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Prosciutto & Pear Panini

October 20, 2009

I’m one of those people that subscribe to several food magazines, in spite of the fact that I realize I can get the majority of recipes online. I have a giant basket full of magazines–it’s like my shelf full of cookbooks. I’m not getting rid of either any time soon.

A couple years ago, Cooking Light Magazine featured the recipe for a Prosciutto and Pear Panini, and I am sad to admit that I’m just now getting around to making it. This panini merges the savory of the prosciutto with the sweet of the pear. It has a flavor and texture that you don’t necessarily expect, but the prosciutto and pear compliment each other nicely.

Pear, Pecorino, & Prosciutto Panini

From Cooking Light Magazine

Serves: 4


1  firm, ripe pear, peeled, cored, and cut into 8 wedges

1/2  teaspoon  sugar

1  loaf focaccia, cut in half horizontally

4  teaspoons  balsamic vinegar

1  cup  trimmed arugula

1/2  cup  fresh pecorino Romano cheese, shaved

16  very thin slices prosciutto


Heat a nonstick skillet over medium-high heat. Add pear to pan, and sprinkle with sugar. Cook 2 minutes on each side or until golden.

Brush cut sides of bread with vinegar. Arrange pear slices, arugula, cheese, and prosciutto evenly over bottom half of bread; cover with top half of bread.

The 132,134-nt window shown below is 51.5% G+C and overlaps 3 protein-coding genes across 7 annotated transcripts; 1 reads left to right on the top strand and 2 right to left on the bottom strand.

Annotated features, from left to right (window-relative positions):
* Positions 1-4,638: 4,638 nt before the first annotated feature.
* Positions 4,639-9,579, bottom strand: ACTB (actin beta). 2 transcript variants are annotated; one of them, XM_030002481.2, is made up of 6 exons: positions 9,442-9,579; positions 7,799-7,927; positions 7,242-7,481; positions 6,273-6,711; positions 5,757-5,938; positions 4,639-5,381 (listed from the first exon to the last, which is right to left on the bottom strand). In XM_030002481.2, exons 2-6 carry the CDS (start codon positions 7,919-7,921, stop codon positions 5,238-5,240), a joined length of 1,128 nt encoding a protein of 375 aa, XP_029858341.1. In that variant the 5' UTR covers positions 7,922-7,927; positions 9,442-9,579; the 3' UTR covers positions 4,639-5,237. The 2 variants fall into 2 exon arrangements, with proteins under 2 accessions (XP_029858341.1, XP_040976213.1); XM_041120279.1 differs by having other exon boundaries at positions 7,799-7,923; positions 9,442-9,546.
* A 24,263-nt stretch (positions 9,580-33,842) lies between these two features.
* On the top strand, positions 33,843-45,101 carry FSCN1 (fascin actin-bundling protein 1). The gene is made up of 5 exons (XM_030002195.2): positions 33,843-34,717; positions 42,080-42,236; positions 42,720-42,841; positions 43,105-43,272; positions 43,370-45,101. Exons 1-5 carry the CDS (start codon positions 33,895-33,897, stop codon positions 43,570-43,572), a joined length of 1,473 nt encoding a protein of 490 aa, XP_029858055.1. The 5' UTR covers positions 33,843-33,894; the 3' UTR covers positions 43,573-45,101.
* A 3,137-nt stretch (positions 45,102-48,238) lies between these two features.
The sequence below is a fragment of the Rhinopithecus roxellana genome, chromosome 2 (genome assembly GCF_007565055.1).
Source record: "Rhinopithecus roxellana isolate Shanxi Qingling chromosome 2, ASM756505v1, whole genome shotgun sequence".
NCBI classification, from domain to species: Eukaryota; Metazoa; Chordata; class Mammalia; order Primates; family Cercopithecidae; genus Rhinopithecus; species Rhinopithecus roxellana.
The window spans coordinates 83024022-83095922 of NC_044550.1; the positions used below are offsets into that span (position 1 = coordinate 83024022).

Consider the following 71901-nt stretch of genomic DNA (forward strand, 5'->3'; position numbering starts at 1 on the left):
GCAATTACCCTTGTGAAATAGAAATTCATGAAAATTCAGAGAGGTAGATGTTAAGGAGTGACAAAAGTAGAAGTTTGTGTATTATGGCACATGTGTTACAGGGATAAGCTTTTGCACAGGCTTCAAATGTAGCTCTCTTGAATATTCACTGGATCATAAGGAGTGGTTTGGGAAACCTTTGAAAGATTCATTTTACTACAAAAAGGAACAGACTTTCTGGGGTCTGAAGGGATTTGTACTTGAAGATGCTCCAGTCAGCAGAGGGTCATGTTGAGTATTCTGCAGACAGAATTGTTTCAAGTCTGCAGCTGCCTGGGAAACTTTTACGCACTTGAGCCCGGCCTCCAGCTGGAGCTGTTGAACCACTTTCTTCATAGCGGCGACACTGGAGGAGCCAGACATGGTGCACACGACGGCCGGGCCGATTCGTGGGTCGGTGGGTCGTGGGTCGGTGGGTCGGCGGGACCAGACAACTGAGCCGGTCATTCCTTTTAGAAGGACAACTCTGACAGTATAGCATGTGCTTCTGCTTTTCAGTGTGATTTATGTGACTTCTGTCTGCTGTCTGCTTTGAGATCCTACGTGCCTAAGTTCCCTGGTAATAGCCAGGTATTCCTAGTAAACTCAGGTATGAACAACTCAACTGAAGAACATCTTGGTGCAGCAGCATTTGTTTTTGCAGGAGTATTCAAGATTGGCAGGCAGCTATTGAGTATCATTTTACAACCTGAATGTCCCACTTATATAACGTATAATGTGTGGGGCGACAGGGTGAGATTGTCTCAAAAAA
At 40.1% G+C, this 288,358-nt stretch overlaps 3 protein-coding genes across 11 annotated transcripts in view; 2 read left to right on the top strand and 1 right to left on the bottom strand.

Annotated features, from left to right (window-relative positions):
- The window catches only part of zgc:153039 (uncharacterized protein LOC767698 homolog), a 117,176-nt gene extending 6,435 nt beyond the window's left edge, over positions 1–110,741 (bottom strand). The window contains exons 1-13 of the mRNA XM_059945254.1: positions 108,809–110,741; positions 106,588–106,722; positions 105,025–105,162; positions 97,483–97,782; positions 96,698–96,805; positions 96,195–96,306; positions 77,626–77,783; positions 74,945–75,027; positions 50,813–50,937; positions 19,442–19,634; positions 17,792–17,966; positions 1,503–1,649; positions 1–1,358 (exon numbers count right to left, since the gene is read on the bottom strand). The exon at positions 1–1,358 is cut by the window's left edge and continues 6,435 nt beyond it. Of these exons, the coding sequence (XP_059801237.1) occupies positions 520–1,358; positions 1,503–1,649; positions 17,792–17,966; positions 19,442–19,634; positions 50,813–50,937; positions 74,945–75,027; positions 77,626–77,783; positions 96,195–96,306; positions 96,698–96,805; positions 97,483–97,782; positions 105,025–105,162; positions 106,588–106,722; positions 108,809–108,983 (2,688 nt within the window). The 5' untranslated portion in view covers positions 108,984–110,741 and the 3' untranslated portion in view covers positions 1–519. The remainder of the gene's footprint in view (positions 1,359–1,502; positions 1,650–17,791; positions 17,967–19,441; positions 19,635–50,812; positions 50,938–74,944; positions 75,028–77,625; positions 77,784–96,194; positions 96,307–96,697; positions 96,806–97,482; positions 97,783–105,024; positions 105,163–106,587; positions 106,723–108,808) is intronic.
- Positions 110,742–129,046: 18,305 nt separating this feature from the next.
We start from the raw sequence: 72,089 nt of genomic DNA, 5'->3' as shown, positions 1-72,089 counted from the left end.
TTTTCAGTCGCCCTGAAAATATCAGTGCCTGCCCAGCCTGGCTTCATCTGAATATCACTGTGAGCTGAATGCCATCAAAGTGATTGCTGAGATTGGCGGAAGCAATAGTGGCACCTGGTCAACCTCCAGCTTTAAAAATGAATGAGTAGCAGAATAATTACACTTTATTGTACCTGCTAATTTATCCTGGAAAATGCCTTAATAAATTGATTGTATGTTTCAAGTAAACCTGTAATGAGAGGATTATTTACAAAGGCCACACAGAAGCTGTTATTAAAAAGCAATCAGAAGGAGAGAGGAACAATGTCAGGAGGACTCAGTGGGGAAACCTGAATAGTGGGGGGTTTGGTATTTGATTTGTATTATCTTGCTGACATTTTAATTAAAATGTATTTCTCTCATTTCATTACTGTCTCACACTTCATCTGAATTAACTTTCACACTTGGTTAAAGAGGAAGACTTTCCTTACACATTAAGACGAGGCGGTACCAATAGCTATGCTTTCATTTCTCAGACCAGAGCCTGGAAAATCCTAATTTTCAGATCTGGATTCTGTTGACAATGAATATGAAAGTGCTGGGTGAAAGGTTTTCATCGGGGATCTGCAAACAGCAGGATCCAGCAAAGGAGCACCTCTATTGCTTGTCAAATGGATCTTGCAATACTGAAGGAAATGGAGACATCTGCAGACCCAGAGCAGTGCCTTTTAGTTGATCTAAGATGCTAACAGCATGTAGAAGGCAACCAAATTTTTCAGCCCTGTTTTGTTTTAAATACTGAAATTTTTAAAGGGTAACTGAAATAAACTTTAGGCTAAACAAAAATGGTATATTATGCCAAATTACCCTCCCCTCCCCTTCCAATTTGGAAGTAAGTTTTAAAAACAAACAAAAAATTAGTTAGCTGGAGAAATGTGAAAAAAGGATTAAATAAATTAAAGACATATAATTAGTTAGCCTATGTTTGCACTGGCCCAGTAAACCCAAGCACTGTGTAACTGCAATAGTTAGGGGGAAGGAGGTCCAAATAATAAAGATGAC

Heat a large nonstick skillet over medium heat. Add stuffed loaf to pan. Place a cast-iron or heavy skillet on top of stuffed loaf; press gently to flatten. Cook 4 minutes on each side or until bread is toasted (leave cast-iron skillet on stuffed loaf while it cooks). Cut into quarters.


My (slight) alterations:

I sauted the prosciutto until slightly crispy before cooking the pears. I didn’t have any arugula or pecorino cheese in the house, so I skipped the arugula altogether and substituted Parmesan cheese for the pecorino. Instead of toasting the bread in a skillet, I used our panini machine and cooked for 4 minutes total.

Don’t forget about the Challenge: Since I will be posting about Spaghetti Squash on Friday, whoever can correctly identify why it’s called “spaghetti” squash before I post on Friday will receive a prize.

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